Serena – How anti-barefooting myths are propagated


Serena Williams has now withdrawn from the U.S. Open because of her cut foot. Other similar stories here and here. Notice what they all say:

Williams, 28, sliced her right foot on a piece of broken glass at a restaurant in Munich last month, a few days after winning her fourth Wimbledon singles title. She had surgery in mid-July and has not played since.

This has now become the standard story, and all it does is re-enforce the idea that restaurants are dangerous places and that it is very easy to cut your foot by being barefoot there. I discussed this in a previous post, Foot Fault. Notice that none of the stories express any of the doubt that circulated at the time of the original injury in July.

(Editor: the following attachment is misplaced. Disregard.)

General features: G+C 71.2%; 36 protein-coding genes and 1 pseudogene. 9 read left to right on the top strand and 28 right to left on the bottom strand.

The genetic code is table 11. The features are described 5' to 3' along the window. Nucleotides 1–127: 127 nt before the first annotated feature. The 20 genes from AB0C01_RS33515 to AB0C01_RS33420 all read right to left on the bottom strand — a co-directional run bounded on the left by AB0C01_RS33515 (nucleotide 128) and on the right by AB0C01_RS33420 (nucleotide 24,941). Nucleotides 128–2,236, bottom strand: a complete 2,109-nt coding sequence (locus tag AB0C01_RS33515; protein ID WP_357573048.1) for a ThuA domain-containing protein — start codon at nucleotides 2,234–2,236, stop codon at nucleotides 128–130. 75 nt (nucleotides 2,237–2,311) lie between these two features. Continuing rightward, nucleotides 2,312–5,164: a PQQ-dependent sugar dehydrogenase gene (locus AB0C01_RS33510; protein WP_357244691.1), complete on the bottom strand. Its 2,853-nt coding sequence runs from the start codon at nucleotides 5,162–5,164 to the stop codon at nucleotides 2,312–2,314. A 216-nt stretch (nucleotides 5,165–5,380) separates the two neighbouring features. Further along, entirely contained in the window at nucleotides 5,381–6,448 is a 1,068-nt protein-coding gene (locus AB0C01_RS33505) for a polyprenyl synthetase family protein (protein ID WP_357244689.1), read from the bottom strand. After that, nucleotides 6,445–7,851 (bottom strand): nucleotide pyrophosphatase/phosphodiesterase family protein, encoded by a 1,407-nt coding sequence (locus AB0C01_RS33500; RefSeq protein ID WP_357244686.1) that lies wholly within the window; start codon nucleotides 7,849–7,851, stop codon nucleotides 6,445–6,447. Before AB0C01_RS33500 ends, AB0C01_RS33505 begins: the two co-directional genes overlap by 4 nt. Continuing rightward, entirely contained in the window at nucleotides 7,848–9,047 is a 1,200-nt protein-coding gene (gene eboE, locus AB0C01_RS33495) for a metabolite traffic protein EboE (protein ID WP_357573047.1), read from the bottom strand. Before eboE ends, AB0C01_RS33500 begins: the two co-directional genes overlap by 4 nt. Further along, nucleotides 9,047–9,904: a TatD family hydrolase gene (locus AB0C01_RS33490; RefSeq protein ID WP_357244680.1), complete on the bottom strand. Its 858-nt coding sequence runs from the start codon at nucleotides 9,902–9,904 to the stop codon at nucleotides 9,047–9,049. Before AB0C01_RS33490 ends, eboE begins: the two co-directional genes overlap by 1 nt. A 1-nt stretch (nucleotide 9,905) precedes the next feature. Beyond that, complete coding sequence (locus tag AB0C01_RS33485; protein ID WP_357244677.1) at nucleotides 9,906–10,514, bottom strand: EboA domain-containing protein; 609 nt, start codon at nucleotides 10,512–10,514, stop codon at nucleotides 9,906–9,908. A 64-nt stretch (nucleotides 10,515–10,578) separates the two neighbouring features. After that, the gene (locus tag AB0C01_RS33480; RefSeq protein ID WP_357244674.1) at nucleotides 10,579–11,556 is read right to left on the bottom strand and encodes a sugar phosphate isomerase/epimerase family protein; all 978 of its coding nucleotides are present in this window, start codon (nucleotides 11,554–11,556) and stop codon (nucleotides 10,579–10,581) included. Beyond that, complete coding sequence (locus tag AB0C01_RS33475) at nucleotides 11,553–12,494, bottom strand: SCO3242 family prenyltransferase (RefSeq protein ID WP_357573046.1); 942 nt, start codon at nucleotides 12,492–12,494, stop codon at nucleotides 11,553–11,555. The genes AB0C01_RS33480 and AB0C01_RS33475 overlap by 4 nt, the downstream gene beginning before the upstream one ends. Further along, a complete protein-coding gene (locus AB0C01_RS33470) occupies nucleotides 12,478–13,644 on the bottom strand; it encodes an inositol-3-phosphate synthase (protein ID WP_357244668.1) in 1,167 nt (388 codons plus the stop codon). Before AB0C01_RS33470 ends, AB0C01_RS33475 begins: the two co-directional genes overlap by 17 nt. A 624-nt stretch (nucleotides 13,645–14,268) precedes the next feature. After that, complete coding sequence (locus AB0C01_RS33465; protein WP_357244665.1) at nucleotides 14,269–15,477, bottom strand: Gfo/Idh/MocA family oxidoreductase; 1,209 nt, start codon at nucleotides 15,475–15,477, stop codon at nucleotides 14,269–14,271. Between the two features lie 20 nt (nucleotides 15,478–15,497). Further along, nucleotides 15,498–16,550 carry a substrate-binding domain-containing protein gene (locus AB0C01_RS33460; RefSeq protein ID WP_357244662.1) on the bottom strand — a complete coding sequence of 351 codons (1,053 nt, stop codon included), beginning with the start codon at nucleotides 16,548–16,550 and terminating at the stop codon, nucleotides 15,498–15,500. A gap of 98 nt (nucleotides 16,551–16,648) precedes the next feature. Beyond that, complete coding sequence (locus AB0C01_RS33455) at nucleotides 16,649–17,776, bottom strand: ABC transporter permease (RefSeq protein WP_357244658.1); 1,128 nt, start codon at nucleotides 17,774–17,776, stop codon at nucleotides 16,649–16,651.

For instance, take a look at this statement from Serena’s spokesperson at the time of the injury, from Tennis Fanhouse:

“She didn’t step on glass,” said Williams’ agent and spokesperson, Jill Smoller. “So I don’t know where that came from. Her foot was cut. There was a deep laceration. She had surgery Thursday in Los Angeles … to repair a deep laceration on top of her foot.”

That sure doesn’t sound like stepping on a piece of glass, the fear that all the articles are propagating (yes, none of them actually says she stepped on it, but there sure is that implication). There has got to be something else going on.

But none of them express any of the doubts that occurred earlier. And that is how anti-barefooting myths are propagated.


One Response to “Serena – How anti-barefooting myths are propagated”

  1. Serena – How anti-barefooting myths are propagated | Living Barefoot Says:

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